On the other hand there are crossdreamers and crossdressers who do not experience gender dysphoria, and who therefore conclude that no one does. This gives the separatist transsexuals the argument they need to define all crossdressers and crossdreamers as "TG" men, misled by sexual desire or bizarre fetishes.

This forces the crossdreamers and crossdressers that are truly gender dysphoric -- in the sense of having a deep-felt belief of being born the wrong sex  -- to hide their crossdressing or crossdreaming, which again leads to a new layer of psychological repression.

It is truly a mess, and I cannot see that defining crossdreamers as "cis" is going to help us sort this out.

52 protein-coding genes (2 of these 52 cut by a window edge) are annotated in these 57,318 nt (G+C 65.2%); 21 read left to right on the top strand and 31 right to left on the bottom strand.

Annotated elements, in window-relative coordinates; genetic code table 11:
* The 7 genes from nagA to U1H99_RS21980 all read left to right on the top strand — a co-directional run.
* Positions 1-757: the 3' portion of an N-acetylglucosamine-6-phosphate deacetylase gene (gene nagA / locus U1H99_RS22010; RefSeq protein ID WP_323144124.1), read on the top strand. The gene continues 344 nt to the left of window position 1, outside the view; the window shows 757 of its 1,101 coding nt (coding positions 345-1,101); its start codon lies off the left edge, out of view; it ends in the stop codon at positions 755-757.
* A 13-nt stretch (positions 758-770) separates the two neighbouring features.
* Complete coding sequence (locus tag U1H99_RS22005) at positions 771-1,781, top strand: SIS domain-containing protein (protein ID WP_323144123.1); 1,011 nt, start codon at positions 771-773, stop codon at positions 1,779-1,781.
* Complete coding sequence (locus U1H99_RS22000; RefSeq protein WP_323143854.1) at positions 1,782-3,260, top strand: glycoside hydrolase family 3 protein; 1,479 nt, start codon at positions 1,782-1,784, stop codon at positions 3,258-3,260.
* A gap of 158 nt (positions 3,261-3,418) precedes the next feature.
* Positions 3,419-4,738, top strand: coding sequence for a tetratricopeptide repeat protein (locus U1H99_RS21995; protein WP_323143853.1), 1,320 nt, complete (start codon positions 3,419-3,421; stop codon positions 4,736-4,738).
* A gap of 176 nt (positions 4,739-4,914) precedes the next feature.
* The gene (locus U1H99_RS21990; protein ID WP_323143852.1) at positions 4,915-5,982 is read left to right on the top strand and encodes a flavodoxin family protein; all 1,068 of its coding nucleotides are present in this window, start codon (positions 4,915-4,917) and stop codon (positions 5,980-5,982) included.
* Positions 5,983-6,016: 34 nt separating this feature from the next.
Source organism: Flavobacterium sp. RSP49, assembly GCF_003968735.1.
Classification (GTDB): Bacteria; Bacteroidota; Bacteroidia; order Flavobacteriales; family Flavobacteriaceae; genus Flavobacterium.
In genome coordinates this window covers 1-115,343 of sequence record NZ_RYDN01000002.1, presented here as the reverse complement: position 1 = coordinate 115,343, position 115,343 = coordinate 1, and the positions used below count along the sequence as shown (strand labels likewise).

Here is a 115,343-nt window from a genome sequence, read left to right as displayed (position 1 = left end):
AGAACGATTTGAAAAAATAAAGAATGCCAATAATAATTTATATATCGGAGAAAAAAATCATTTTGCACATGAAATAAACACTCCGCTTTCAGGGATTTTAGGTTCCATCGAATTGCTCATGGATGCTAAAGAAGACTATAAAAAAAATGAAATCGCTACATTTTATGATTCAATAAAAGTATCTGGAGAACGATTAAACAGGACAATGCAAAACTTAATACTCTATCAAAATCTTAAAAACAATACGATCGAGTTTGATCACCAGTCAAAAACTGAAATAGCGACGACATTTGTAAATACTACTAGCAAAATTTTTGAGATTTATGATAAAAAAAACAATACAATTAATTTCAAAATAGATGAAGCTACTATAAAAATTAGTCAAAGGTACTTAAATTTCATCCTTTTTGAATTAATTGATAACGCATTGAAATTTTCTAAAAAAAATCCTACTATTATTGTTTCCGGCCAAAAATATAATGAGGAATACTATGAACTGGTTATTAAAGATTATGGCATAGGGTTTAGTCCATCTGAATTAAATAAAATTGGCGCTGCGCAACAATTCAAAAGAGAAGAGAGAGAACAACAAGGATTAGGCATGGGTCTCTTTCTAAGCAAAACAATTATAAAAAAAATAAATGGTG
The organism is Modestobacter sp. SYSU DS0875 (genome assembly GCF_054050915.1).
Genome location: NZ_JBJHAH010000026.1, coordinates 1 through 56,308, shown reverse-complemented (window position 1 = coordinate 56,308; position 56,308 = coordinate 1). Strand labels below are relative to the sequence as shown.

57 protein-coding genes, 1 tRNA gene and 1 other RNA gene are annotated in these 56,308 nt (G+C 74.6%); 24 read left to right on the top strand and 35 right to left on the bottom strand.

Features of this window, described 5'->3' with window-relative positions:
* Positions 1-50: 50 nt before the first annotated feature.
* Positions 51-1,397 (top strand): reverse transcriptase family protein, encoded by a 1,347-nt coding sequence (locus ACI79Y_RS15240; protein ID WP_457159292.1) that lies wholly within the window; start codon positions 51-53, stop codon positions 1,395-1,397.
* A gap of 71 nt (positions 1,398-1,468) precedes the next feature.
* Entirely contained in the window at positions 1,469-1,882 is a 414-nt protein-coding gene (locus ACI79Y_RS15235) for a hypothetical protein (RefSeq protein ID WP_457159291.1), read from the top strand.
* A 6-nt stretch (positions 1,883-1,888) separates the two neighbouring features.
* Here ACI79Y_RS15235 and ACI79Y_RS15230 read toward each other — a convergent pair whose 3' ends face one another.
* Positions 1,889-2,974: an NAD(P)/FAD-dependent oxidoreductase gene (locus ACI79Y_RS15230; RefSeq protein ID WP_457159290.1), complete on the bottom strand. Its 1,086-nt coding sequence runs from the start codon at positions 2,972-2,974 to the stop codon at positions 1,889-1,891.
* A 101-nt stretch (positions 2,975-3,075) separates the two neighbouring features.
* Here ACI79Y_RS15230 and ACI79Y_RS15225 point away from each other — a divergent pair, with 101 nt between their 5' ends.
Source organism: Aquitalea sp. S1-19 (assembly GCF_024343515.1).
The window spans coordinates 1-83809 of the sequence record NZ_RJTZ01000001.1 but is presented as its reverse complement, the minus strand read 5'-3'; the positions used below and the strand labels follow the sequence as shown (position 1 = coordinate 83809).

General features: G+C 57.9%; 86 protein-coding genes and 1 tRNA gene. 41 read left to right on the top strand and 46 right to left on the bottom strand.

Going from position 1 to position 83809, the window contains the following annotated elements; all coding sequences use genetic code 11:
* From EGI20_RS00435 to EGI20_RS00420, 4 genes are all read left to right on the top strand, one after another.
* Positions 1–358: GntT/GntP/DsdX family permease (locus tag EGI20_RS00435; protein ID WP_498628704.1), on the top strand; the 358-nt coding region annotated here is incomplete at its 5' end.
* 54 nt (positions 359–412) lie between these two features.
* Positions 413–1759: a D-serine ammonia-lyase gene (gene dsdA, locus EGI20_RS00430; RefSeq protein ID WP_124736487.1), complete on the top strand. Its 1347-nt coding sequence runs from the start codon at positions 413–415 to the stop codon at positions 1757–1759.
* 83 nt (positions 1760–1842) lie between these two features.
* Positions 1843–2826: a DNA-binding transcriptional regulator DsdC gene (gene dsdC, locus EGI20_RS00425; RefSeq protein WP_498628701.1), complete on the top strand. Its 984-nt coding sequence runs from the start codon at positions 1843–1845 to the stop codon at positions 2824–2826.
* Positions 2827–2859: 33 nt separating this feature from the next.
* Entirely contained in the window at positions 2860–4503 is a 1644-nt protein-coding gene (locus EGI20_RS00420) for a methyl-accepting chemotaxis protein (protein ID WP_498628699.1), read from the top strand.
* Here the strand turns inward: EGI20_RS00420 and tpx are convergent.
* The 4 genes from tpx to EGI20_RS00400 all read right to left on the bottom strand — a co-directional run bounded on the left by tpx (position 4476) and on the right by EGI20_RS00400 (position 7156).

Three levels

All of this leads me to conclude that a gender variance discussion on the  distinction between cis and trans may lead us astray, unless we manage to distinguish clearly between at least three levels of gender variance, namely:
  1. The outward expression of gender (to what extent persons  behave in accordance with the roles assigned to their birth sex).
  2. The inner  personality of a person and how this makes  him or her  want to express that personality through behavior that is in conflict with culturally defined gender roles (e.g a man with a "femme" personality).
  3. The inner sense of sex and body (as in a male bodied person who truly feels that she is born in the wrong body). 
The term transgender encompasses both 2 and 3, as it is an umbrella term for both crossdressers, gender queers and transsexuals.

The fact is that the term crossdreamer also includes persons identifying with both 2 and 3 as well, means that all crossdreamers are in one way or the other transgender. And some of them are transsexual. You cannot get less cis than that.